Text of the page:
Before the first operation, in December 2011, Bresnan had a Test batting average of 45.42 and a Test bowling average of 23.60. Since then he has a Test batting average of 17.14 and a Test bowling average of 55.43.
England captain, Alastair Cook, played his cards close to his chest in his pre-match media conference. While one of those present fainted, it was surely more due to the heat than excitement. Cook did provide just a little hint that England could make a change, though.
"You try to be as loyal as you can to your players who won a Test match," Cook said. "You want to give people the feeling of confidence in the side that they're going to get a good run. But on the other hand, as always, you pick a side which you think is going to win the game. Sometimes you do have to make tough decisions.
"I would love to say that I have the backing and support of the guys who play under me but sometimes you do have to decisions that are tough for the good of the side.
"We all know that to win a Test match you have to take 20 wickets but there are different ways of going about that. On a hard bouncy wicket you want a lot more pace and on a different wicket you want control. Sometimes control can build pressure to create wickets."
There is some irritation in the England camp at the suggestion that they are reliant upon James Anderson. Cook dismissed such talk as "a bit disrespectful to the three other guys that are bowling" and pointed out that Graeme Swann, Stuart Broad and Finn all have impressive records.
"They are world-class bowlers as well in their own right," Cook said. "Clearly Jimmy is the leader of the attack at the moment, but Broady is almost coming up to 200 Test wickets [he has 198], Swanny has got 240  Test wickets and Finny was the quickest Englishman to 50 wickets in terms of Tests. That shows the strength in our squad. It was Jimmy's game the other day but the last time at Lord's, Broad took seven wickets in the first innings."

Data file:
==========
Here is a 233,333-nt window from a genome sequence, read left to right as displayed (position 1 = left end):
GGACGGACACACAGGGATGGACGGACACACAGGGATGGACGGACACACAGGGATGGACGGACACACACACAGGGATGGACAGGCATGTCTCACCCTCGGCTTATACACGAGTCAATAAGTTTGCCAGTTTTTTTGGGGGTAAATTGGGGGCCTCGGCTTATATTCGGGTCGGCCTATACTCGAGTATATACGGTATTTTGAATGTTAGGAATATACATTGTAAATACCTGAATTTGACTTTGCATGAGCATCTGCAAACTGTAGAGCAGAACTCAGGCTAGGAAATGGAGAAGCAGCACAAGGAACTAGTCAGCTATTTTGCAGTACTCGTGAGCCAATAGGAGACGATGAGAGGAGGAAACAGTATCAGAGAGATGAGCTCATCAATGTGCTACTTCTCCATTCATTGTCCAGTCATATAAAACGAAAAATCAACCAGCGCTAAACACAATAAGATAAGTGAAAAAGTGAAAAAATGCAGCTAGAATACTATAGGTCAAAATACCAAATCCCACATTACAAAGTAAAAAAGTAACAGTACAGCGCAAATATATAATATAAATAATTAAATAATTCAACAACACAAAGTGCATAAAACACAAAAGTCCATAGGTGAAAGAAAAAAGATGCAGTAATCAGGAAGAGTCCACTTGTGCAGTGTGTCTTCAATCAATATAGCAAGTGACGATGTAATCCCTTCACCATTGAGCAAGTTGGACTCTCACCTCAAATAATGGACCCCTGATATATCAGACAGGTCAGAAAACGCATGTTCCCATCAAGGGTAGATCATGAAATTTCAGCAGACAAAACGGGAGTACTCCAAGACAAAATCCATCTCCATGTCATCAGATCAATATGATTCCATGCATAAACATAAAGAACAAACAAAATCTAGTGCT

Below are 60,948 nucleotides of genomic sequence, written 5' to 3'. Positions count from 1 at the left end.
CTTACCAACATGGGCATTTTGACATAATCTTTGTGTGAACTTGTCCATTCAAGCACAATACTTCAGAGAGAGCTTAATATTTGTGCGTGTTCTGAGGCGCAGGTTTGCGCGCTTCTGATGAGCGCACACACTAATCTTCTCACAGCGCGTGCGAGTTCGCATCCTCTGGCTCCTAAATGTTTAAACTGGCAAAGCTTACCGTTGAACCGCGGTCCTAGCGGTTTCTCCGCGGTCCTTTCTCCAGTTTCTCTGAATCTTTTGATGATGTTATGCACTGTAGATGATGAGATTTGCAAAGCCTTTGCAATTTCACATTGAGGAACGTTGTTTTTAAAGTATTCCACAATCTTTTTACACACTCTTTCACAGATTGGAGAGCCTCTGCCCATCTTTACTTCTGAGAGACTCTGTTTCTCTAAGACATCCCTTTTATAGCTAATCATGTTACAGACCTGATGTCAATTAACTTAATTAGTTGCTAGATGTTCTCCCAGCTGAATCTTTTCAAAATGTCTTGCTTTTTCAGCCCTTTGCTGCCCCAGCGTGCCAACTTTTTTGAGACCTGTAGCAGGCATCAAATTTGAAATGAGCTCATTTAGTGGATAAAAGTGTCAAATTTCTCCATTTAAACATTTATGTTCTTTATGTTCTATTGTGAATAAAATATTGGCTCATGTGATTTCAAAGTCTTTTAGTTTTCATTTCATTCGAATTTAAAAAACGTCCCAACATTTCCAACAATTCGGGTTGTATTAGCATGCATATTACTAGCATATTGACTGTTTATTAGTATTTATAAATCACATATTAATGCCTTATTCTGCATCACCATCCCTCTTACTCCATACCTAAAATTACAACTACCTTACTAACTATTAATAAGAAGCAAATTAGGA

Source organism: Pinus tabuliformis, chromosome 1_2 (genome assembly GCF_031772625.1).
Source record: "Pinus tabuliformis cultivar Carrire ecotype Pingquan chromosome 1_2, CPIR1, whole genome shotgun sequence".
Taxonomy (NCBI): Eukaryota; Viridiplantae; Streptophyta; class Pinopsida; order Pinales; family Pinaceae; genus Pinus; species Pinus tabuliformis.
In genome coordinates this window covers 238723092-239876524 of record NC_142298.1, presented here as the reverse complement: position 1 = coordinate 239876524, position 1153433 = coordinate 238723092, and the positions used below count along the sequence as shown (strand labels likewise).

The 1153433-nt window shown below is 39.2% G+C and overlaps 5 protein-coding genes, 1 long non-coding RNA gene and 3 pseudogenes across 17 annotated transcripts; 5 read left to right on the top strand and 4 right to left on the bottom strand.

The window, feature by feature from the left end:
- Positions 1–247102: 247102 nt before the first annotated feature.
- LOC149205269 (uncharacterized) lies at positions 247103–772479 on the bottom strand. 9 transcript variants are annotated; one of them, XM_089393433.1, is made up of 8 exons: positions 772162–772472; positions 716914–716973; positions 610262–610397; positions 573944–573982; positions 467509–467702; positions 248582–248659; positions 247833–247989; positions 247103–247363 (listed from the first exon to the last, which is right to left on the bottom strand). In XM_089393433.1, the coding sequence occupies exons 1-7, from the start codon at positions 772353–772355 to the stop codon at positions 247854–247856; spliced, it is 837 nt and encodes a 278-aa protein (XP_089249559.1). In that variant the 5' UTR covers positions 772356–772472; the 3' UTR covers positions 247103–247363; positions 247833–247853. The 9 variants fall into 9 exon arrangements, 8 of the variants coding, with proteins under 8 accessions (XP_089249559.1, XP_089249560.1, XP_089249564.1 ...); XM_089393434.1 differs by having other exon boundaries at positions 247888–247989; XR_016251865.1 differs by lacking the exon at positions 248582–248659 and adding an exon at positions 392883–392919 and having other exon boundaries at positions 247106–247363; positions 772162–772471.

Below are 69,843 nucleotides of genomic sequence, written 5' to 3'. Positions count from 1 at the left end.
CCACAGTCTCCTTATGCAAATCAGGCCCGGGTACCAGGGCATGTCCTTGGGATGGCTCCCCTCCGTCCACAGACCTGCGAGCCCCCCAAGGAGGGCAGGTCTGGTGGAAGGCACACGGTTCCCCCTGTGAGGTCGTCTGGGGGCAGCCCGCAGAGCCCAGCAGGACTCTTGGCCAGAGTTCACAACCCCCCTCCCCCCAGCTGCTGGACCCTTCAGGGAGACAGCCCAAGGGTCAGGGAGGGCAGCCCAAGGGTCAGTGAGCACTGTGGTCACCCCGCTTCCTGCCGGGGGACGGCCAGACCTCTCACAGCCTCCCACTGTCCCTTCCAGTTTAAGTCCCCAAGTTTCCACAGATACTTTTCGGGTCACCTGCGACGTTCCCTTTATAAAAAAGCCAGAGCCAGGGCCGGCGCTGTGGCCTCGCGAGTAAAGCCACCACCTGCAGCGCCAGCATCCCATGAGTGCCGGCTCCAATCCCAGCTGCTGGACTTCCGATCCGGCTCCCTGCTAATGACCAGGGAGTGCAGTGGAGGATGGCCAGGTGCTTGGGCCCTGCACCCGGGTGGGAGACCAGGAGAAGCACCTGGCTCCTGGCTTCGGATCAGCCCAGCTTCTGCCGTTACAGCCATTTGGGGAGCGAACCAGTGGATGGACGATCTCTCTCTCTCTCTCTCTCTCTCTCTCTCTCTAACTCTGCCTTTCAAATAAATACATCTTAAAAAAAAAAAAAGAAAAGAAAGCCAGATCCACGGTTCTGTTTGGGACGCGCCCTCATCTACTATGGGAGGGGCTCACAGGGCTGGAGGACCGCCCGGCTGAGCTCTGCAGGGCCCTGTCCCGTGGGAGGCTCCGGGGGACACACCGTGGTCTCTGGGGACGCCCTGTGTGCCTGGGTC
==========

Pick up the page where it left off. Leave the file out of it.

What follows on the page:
Cook also provided some encouragement to Chris Tremlett. Tremlett has trained with the England squad over the last couple of days and, while he has not been added to the squad and will not play in this Test, he has impressed in the nets - he bowled Jonathan Trott - and clearly remains in the selectors' thoughts for later in the summer or the tour to Australia.
"We haven't seen Chris too much because of injury so it's great he's around the squad," Cook said. "In England everyone is playing for their counties and it's normally just the 11 or 12 who play, so getting other people in as well who have given outstanding service, like Monty Panesar, is great as they can come back in and have a bowl and hopefully feel part of it."
England know they were below their best at Trent Bridge. With Broad hardly bowling in the first innings, Swann enduring a rare poor game and the batsmen taking a while to appreciate the character of the wicket, Cook expects an improved showing this week.
"It wasn't the perfect Test match by any stretch of the imagination," he admitted, "but what we did was manage to win which is a good sign.
"You're always striving to improve as a side. One of Andy Flower's big things as a coach is that if you stand still you'll be caught up. If you're comfortable with where you have got you can come unstuck. We're always trying to get higher standards."
There has only been one draw in the last 10 Tests at Lord's so, with the weather remaining generally fine - some rain is a possibility overnight - a result can be expected. Though the pitch has a covering of grass, it remains a 'bat first' wicket and is expected to provide some assistance to the spinners. Swann, who has taken 31 wickets at an average of 27.12 at the ground, gained sharp turn in the Test here against New Zealand but was hardly required to bowl, such was the success of the seamers.
Defeat would all but end Australia's hopes of fighting their way back in the series but England will recall they went one down themselves both in India and in the 2005 Ashes series before prevailing. There is no room for complacency.
George Dobell is a senior correspondent at ESPNcricinfo